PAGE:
"I, too, deserve a second chance": Rehabilitation and reintegration for children in conflict with the law

15th April 2019 - Cairo, Egypt 

Believing in Mohamed, giving him the possibility to learn and see good models of life, trusting him and loving him for what he is and what he is capable of, made it possible for him to change his life and to prove that children like him deserve another chance. 

Mohamed Khamis, a 23-year old from Beni Sweif (Egypt), is the proud owner of a small tailor shop where he has been working with his mother and brother for almost five years now. At the age of 15, Mohamed was sentenced to three years for stealing and was detained at El Marg (Detention Center for Young Male Offenders). The outgoing and cheerful child started his tailoring career at this detention center, where he enthusiastically participated in the rehabilitation and reintegration programmes that had been set up and supported by UNODC. He attended literacy classes, for which he obtained a certificate and later learnt sewing in one of the vocational workshops offered under the reintegration programme. 

The reason behind his decision to learn how to sew was his mother, who worked as a seamstress in a factory far away from home. Upon his release, as part of the UNODC reintegration programme at El Marg, Mohamed received a sewing machine in order to support him earning an income after his release. Five years later, his family business is up and running. His services quickly became well known in his village and he was able to buy two additional machines, thereby expanding his business. Mohamed has now decided to help other children who have been in detention by offering jobs in his tailor shop.  

What made him succeed?

A professional admission and classification

Upon arrival at prison, Mohamed was received by a social worker at the admission department, who informed him about his rights and duties at the detention centre. He then spent two weeks at the reception ward before being classified by the detention committee and referred to a ward where children with similar age and profiles are being held.

Tailored psycho-social support

To help him overcome the shock of losing what was so dear to him - his freedom - Mohamed received several sessions of psycho-social support and individual support to help him accept his new status and provide him with necessary guidance to be able to engage in existing rehabilitation activities based on his capacities.

Enrollment into rehabilitation and reintegration workshops

Mohamed attended literacy classes, for which he obtained a certificate and later learnt sewing in one of the vocational workshops offered under the programme. In addition, he participated in many leisure and sports activities and gardening, which helped him develop his social skills. He was also able to receive some religious guidance to ensure that he had a good understanding of tolerance as conveyed by religion. When Mohamed was injured during a football match, he received adequate medical care and was also sensitized about the signs of puberty and about sexually transmitted diseases.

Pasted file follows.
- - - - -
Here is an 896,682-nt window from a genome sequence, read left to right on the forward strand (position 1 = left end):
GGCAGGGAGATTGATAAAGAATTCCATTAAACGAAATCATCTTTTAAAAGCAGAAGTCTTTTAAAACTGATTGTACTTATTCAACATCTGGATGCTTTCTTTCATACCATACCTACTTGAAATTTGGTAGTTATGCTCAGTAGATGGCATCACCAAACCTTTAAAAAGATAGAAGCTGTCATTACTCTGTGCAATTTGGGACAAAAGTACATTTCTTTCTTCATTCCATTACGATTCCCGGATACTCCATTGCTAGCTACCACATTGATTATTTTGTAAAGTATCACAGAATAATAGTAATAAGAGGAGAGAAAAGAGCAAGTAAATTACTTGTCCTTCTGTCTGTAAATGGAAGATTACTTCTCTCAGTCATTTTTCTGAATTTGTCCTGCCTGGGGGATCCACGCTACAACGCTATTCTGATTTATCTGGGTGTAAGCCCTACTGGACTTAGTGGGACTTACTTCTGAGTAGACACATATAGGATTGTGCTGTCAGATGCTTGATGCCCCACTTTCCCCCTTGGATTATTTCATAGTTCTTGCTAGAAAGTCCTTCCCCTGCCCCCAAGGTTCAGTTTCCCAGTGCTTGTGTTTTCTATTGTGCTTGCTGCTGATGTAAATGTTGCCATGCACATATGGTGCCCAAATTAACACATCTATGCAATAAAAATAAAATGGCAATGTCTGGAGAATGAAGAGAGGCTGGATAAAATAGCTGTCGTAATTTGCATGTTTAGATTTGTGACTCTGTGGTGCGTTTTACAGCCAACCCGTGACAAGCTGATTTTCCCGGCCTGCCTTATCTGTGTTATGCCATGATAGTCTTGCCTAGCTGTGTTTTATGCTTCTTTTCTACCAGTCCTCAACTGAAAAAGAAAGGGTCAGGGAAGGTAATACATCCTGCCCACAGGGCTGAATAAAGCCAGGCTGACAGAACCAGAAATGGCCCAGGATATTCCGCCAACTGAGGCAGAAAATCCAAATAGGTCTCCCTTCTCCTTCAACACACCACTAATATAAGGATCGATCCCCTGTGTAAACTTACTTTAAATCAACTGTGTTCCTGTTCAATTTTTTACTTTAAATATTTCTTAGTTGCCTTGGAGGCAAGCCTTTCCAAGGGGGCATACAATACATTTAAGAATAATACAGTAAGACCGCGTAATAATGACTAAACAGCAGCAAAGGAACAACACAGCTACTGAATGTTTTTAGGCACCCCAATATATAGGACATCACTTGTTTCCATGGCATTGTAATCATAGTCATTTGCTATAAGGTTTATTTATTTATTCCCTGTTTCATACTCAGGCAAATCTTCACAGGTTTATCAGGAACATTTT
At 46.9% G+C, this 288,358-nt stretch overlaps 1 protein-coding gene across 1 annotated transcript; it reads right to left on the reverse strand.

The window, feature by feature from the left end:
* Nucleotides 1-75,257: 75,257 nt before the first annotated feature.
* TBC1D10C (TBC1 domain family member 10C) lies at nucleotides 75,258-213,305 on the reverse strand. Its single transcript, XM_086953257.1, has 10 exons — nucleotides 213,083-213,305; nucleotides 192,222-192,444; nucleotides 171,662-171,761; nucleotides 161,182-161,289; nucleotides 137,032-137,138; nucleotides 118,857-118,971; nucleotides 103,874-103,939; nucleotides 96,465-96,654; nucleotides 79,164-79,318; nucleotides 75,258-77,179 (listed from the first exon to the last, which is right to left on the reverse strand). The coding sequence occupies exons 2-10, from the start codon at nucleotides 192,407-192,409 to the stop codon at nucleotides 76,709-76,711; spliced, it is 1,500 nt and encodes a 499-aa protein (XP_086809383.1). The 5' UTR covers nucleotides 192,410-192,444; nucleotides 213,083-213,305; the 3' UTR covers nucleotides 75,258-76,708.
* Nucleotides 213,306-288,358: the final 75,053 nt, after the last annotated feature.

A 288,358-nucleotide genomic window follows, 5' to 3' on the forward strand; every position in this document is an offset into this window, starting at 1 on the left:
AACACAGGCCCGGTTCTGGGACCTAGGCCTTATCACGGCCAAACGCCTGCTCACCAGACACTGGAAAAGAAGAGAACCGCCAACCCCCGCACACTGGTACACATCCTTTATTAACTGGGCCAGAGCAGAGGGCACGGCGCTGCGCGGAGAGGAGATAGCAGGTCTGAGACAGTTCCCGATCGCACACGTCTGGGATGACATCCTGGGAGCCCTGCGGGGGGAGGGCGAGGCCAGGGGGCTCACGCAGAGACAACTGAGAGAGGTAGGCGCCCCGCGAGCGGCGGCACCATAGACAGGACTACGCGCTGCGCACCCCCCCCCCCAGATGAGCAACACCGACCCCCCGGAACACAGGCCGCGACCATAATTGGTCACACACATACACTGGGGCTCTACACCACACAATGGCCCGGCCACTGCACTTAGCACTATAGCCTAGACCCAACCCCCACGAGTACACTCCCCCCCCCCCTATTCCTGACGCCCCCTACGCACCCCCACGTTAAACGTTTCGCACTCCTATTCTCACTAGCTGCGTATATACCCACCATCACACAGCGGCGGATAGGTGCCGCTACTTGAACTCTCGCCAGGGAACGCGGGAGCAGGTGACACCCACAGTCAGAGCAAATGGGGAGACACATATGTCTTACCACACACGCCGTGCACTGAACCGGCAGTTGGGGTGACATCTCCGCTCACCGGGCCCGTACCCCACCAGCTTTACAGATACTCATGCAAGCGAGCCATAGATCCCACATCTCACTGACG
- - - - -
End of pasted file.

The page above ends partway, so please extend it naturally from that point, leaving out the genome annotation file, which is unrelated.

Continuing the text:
Individually owned "Life-Plan" designed in a participatory approach

Six months prior to leaving the detention centre, Mohamed joined the "Preparation to reintegration programme" where he was able to build his own "Life-Plan", to empower him at the psychological, social and economic levels.
He learned how to deal with peer pressure and stigmatization, he learned how to avoid fights that could lead him back to detention, how to respect laws and regulations, how to make a feasibility study for a small income generation project and much more. He decided how he wanted to continue his life after leaving the detention centre and what kind of support he needed to ensure a good life that will not lead him back to detention. After his release, with the support of Civil Society Organisations, Mohamed was able to implement his "Life-Plan", he regained trust in himself and the society, he proved that he truly deserves a second chance. 

Watch the "second chance" documentary

Under this project, 440 children benefitted from literacy classes, 320 children received literacy certificate, 540 children benefitted from psycho-social support services, Around 370 children benefitted from leisure activities, such as art, theatre, handcrafts and computer classes, Around 10 vocational workshops were fully refurbished/developed, 1,696 children benefitted from vocational training workshops, (1500) Children benefitted from the medical clinic's services, 972 children benefitted from the reintegration programme, 827 children benefitted from legal support, 260 children benefitted from providing employment opportunities and 50 children and their families benefitted from improving housing conditions.

Name of the child was changed to protect him and his family's privacy.

This project was implemented thanks to the Financial support of the United Kingdom, the Netherlands, and the  Drosos Foundation.